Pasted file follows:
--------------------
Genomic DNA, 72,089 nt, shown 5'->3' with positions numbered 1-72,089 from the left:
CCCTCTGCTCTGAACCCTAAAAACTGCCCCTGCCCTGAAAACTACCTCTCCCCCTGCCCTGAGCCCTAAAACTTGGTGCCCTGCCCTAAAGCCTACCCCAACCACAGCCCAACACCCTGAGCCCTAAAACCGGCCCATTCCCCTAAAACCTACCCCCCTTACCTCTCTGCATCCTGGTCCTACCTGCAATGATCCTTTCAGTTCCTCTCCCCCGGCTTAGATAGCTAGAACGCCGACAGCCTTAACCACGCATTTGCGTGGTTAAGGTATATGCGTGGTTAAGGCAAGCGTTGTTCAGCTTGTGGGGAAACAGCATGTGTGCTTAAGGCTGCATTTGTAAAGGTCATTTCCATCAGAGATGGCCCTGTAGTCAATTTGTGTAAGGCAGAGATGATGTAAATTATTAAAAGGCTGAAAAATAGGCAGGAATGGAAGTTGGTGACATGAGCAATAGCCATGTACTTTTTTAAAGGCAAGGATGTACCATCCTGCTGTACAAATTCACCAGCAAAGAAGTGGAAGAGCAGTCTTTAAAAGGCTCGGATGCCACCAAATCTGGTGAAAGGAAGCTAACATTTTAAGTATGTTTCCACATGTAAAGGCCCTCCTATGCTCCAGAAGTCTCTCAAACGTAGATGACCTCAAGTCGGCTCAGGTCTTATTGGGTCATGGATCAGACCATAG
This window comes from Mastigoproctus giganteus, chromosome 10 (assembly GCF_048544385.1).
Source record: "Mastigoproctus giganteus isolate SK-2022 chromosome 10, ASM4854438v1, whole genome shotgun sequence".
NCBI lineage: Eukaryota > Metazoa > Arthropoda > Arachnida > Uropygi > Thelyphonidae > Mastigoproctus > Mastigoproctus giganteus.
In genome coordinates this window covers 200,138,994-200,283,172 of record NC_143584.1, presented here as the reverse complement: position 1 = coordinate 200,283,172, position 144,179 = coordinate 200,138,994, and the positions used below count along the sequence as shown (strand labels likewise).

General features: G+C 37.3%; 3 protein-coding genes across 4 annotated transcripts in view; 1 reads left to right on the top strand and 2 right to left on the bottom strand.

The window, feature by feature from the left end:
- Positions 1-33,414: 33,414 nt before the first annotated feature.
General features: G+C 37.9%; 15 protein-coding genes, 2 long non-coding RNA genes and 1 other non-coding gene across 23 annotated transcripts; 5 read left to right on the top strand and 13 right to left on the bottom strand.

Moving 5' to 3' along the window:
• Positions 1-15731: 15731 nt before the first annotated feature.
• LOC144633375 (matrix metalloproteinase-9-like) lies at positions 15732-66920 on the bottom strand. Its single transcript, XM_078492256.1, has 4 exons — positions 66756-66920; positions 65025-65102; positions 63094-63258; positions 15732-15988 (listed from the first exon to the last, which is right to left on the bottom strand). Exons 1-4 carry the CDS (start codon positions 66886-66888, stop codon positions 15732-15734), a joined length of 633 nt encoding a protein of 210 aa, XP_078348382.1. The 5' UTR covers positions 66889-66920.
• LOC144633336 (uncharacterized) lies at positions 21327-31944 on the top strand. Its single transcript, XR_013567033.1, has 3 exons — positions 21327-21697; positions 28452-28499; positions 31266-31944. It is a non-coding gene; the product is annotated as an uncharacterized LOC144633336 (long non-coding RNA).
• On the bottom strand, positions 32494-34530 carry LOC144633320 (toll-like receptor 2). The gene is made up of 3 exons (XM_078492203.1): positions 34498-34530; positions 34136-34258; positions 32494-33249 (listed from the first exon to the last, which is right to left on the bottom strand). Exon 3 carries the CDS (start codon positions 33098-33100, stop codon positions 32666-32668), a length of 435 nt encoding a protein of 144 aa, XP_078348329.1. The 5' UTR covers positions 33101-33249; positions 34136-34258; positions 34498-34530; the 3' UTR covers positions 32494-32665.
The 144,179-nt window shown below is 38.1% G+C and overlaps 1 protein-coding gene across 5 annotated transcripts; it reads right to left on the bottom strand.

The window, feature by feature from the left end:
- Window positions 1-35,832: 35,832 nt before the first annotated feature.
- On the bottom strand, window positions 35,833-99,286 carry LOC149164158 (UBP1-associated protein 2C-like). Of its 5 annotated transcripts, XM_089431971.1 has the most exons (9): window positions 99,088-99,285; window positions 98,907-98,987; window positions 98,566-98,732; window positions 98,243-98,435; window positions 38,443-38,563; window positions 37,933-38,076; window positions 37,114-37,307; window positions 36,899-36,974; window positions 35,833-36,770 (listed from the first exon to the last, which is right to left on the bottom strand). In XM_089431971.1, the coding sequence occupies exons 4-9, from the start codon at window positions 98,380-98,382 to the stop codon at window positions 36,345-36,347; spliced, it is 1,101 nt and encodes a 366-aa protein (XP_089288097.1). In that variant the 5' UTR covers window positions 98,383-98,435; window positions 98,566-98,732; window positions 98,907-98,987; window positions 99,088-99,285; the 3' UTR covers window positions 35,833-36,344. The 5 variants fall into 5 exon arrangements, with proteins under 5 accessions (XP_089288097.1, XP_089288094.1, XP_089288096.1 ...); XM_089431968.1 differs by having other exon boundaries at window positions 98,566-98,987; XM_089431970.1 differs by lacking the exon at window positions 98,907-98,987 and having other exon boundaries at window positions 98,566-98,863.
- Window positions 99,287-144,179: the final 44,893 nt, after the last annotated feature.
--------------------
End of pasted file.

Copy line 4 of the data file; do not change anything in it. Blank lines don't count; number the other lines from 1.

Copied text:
Source record: "Mastigoproctus giganteus isolate SK-2022 chromosome 10, ASM4854438v1, whole genome shotgun sequence".